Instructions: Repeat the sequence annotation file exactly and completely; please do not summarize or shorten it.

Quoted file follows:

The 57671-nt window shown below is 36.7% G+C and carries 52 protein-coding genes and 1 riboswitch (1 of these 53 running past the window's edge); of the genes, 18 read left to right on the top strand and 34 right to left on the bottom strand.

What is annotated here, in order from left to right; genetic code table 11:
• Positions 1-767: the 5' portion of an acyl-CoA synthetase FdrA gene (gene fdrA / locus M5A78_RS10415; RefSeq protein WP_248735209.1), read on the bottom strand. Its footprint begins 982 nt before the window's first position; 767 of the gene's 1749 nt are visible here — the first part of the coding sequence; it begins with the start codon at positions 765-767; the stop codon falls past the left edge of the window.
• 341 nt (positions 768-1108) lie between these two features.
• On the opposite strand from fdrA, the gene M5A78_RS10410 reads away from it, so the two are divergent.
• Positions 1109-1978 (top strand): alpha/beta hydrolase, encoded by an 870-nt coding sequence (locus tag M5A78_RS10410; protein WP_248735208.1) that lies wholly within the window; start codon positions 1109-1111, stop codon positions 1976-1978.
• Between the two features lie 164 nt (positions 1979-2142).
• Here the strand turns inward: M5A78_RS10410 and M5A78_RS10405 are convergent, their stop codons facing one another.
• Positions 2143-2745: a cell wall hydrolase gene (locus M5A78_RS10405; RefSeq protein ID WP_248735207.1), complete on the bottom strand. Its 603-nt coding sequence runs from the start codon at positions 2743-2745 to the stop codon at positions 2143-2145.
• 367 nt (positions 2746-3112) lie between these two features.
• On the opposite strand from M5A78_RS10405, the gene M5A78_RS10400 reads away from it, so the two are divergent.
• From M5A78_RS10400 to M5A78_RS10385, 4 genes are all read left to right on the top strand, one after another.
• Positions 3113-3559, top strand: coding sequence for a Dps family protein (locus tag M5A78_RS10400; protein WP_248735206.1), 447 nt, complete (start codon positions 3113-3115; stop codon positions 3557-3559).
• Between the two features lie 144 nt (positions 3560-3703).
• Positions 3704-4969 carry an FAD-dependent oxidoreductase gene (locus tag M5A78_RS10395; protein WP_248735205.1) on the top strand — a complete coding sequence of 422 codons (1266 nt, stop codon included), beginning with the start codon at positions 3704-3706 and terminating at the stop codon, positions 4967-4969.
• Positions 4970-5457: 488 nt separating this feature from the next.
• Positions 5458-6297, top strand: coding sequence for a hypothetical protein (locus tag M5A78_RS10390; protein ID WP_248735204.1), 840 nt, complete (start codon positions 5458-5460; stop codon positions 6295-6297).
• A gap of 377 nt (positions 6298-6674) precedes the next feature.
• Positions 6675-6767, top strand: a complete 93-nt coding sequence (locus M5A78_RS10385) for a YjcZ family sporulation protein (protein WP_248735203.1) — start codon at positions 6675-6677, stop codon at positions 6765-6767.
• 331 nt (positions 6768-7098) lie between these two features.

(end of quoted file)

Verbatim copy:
The 57671-nt window shown below is 36.7% G+C and carries 52 protein-coding genes and 1 riboswitch (1 of these 53 running past the window's edge); of the genes, 18 read left to right on the top strand and 34 right to left on the bottom strand.

What is annotated here, in order from left to right; genetic code table 11:
• Positions 1-767: the 5' portion of an acyl-CoA synthetase FdrA gene (gene fdrA / locus M5A78_RS10415; RefSeq protein WP_248735209.1), read on the bottom strand. Its footprint begins 982 nt before the window's first position; 767 of the gene's 1749 nt are visible here — the first part of the coding sequence; it begins with the start codon at positions 765-767; the stop codon falls past the left edge of the window.
• 341 nt (positions 768-1108) lie between these two features.
• On the opposite strand from fdrA, the gene M5A78_RS10410 reads away from it, so the two are divergent.
• Positions 1109-1978 (top strand): alpha/beta hydrolase, encoded by an 870-nt coding sequence (locus tag M5A78_RS10410; protein WP_248735208.1) that lies wholly within the window; start codon positions 1109-1111, stop codon positions 1976-1978.
• Between the two features lie 164 nt (positions 1979-2142).
• Here the strand turns inward: M5A78_RS10410 and M5A78_RS10405 are convergent, their stop codons facing one another.
• Positions 2143-2745: a cell wall hydrolase gene (locus M5A78_RS10405; RefSeq protein ID WP_248735207.1), complete on the bottom strand. Its 603-nt coding sequence runs from the start codon at positions 2743-2745 to the stop codon at positions 2143-2145.
• 367 nt (positions 2746-3112) lie between these two features.
• On the opposite strand from M5A78_RS10405, the gene M5A78_RS10400 reads away from it, so the two are divergent.
• From M5A78_RS10400 to M5A78_RS10385, 4 genes are all read left to right on the top strand, one after another.
• Positions 3113-3559, top strand: coding sequence for a Dps family protein (locus tag M5A78_RS10400; protein WP_248735206.1), 447 nt, complete (start codon positions 3113-3115; stop codon positions 3557-3559).
• Between the two features lie 144 nt (positions 3560-3703).
• Positions 3704-4969 carry an FAD-dependent oxidoreductase gene (locus tag M5A78_RS10395; protein WP_248735205.1) on the top strand — a complete coding sequence of 422 codons (1266 nt, stop codon included), beginning with the start codon at positions 3704-3706 and terminating at the stop codon, positions 4967-4969.
• Positions 4970-5457: 488 nt separating this feature from the next.
• Positions 5458-6297, top strand: coding sequence for a hypothetical protein (locus tag M5A78_RS10390; protein ID WP_248735204.1), 840 nt, complete (start codon positions 5458-5460; stop codon positions 6295-6297).
• A gap of 377 nt (positions 6298-6674) precedes the next feature.
• Positions 6675-6767, top strand: a complete 93-nt coding sequence (locus M5A78_RS10385) for a YjcZ family sporulation protein (protein WP_248735203.1) — start codon at positions 6675-6677, stop codon at positions 6765-6767.
• 331 nt (positions 6768-7098) lie between these two features.